For some reason, seeing the actual scrawled-out handwriting of the patients made the comments real to the nurses in a way that the sterilized and redacted comments couldn’t. In other words, that added bit of vérité made all the difference.
Cialdini (of Influence fame) reports on a persuasion test around re-using hotel towels. Merely telling hotel guests that the reuse of their towels will save water and resources (i.e., the truth) isn’t enough. But telling them that most other hotel guests WAS enough to convince most hotel guests to follow suit. But what really got the best results wasn’t just that most hotel guests saw the light, but that most hotel guests that stayed in that exact room had elected to re-use their towels.
In my mind, mentioning the fact that the previous guests (who had opted to reuse their towels) had stayed in the exact same room as the test subjects provided a level of reality hook or vérité to make the social proof just that much more persuasive.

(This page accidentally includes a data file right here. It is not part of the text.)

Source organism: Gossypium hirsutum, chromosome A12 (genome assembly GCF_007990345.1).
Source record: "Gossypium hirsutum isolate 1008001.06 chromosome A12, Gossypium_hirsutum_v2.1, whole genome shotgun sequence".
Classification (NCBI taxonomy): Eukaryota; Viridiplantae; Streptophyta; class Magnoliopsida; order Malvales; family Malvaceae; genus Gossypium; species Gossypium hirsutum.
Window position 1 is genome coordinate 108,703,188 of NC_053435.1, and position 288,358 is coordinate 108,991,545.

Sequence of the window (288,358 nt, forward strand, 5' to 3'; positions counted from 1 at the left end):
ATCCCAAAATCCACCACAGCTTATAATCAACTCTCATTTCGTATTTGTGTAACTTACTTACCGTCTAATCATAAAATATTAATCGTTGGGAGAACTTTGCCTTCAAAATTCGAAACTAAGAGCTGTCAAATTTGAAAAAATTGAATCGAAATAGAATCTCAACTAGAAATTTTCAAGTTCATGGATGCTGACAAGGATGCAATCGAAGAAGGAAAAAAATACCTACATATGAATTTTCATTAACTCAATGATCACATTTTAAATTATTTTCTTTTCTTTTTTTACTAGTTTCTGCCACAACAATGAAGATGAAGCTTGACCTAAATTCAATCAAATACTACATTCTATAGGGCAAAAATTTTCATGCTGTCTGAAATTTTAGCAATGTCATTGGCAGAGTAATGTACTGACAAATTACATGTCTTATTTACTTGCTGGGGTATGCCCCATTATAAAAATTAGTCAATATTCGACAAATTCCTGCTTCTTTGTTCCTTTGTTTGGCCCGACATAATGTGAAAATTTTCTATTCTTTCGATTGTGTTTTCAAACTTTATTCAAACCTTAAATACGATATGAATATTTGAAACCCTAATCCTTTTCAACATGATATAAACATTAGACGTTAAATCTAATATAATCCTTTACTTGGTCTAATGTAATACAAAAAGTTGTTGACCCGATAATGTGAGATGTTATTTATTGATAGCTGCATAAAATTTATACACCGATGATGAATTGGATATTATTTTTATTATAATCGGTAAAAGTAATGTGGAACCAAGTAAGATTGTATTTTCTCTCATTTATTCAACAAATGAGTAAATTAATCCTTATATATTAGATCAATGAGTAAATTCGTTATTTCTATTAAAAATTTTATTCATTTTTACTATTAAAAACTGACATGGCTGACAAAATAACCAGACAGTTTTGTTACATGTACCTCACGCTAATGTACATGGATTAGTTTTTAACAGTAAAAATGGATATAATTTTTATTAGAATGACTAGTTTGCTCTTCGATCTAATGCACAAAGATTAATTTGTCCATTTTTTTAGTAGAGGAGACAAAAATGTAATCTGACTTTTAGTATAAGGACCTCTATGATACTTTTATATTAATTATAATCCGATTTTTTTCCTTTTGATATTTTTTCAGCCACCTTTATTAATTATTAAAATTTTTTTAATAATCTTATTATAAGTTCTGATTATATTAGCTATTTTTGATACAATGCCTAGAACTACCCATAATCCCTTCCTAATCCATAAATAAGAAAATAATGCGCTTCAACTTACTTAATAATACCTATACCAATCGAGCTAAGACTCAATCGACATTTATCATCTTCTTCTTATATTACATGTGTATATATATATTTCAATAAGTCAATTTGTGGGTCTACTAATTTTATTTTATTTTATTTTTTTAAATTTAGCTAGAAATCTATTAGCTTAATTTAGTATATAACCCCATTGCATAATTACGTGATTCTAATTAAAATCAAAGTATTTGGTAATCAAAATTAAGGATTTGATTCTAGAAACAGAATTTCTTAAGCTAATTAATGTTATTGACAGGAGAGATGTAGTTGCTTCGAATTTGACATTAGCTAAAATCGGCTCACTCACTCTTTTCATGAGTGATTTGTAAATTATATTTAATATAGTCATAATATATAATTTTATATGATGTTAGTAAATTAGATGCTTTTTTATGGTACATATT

I owe this example to Kathleen Jaimeson, of the University of Texas, who pointed out the following element of vérité in Tony Schwartz’s legendary “Daisy” ad. When Daisy counts up to ten, she doesn’t do so perfectly, instead, she stumbles over the number 6 only to then go back from seven to count six twice — in exactly the way that little kids often do. This little-kid mess-up gave the ad just enough vérité to drive home the nuclear threat. You can watch the entire ad for yourself here:
I wish I had a grand conclusion for you, but… the only thing I can say is this: if you’re not searching for elements of vérité for your ads, you’re sort of missing out on a grand opportunity. And since vérité can come in many forms — that of a telling detail, a reality hook, or a tone of voice — it’s well worth hunting down and using whatever elements of vérité you can get your hands on.
Because vérité is just as important as veritas. And advertisers forget that at their peril.